U2: An Irish Phenomenon
U2 is the biggest band in the world, has sold over 120 million records, played over one thousand concerts in thirty-one countries, and reached number one on the charts with nine studio albums.
The sheer longevity and worldwide success of this Irish rock band, with no change in lineup or manager, continues to confound the critics. Visnja Cogan delves into the personal story of U2, beginning with the members' backgrounds, their days in the 1970s as The Hype and Feedback in Dublin, the arrival of Paul McGuinness, and the charismatic Shalom Group, which nearly caused a split.
Among the features identified and described as central to U2's success: their sense of community, Irish independence, spirituality, creative drive, ambition, and social conscience. The combination of these elements has allowed U2 to conquer the world. Bono has become a powerful human rights campaigner-one of three TIME magazine activists of 2005, twenty years after U2 first graced the cover. They broke the mold, avoided the "rock star" scene, and constantly struggled to improve. U2 was part of a generation looking for a voice. This book celebrates and pays homage to a band that has given a voice to the modern era-and reveals the reasons that led to the U2 phenomenon.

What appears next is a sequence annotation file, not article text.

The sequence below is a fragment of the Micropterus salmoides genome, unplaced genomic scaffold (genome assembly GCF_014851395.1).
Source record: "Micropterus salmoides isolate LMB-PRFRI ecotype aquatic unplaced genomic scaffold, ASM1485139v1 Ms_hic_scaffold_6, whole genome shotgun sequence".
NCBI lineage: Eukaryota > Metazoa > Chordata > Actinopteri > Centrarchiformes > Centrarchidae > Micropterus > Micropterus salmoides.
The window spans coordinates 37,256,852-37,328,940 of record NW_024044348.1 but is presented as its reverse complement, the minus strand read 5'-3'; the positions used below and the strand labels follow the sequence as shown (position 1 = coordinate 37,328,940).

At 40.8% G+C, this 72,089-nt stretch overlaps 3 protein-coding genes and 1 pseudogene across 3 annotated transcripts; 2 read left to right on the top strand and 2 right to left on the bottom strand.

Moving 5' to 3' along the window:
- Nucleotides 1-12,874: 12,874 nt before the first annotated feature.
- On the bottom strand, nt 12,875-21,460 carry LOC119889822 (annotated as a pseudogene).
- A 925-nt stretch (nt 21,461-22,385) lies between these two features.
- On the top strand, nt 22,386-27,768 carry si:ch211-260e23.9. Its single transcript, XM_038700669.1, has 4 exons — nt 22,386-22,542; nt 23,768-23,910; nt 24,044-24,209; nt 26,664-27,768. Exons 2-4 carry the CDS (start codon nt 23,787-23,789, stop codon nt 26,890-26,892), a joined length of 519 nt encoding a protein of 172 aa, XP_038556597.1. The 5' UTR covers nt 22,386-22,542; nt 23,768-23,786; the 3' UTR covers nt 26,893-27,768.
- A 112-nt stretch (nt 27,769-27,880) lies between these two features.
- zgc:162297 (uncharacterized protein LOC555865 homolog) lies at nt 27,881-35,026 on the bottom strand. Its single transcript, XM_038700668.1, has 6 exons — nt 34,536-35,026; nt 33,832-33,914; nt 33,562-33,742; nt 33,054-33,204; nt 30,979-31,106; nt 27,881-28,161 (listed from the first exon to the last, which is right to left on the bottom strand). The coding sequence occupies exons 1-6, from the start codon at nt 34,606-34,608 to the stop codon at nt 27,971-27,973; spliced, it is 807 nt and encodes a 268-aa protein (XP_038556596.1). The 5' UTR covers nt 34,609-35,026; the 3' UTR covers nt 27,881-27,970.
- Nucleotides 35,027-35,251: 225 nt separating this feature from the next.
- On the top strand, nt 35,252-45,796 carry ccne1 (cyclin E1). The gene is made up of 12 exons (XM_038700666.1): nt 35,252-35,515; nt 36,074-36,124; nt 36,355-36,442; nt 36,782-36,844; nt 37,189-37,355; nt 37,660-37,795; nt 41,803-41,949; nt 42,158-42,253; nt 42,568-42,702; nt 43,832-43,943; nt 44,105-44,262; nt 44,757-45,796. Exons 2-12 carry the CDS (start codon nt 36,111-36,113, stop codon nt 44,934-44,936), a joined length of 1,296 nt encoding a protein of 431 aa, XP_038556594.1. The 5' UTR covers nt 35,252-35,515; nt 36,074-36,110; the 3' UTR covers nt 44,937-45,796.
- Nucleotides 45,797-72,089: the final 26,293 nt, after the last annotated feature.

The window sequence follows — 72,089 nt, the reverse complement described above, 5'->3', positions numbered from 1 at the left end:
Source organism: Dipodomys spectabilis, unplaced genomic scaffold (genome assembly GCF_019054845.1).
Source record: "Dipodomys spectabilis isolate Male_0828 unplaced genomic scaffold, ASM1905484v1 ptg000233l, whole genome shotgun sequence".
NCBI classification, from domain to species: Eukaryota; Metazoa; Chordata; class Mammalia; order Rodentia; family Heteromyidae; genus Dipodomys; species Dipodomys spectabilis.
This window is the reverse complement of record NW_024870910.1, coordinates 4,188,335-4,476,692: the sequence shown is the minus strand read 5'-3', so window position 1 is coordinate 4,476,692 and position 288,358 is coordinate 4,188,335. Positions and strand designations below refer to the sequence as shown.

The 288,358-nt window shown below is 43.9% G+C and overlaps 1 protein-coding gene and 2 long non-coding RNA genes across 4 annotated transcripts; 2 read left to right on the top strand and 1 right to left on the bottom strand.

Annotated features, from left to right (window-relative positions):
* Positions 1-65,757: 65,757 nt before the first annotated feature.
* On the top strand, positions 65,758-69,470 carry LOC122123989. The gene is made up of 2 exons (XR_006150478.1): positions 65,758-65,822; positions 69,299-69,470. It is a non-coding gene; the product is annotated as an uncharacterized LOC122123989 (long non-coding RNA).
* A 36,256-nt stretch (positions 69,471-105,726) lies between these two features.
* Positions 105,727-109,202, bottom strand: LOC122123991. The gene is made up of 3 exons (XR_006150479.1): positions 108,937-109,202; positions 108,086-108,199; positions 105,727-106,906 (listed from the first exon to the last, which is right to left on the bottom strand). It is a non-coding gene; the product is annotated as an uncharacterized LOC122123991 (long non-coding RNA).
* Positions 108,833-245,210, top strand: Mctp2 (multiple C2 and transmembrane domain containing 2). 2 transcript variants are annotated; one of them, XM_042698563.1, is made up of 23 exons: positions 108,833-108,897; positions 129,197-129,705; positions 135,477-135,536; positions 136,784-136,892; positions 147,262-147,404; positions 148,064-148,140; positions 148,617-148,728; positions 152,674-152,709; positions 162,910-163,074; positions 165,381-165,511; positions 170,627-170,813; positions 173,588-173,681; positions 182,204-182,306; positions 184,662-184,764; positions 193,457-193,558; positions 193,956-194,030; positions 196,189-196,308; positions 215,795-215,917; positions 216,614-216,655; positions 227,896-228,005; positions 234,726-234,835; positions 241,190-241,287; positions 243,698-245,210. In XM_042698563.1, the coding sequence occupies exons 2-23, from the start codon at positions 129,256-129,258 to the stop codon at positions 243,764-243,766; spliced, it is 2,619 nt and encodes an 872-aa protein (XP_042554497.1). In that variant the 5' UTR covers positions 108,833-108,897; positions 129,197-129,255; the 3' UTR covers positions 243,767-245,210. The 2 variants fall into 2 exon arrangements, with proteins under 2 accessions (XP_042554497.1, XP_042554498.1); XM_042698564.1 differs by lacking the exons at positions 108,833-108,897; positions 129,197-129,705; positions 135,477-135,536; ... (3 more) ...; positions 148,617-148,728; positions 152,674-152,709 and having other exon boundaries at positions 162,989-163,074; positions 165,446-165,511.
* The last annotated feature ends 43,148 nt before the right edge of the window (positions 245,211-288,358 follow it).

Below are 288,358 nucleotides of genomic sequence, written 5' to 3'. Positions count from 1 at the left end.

Visnja Cogan has spoken about U2 at international music conferences and has been following the group since 1983. She was born in Croatia, raised in France, and currently is a professor of French at Dublin City University.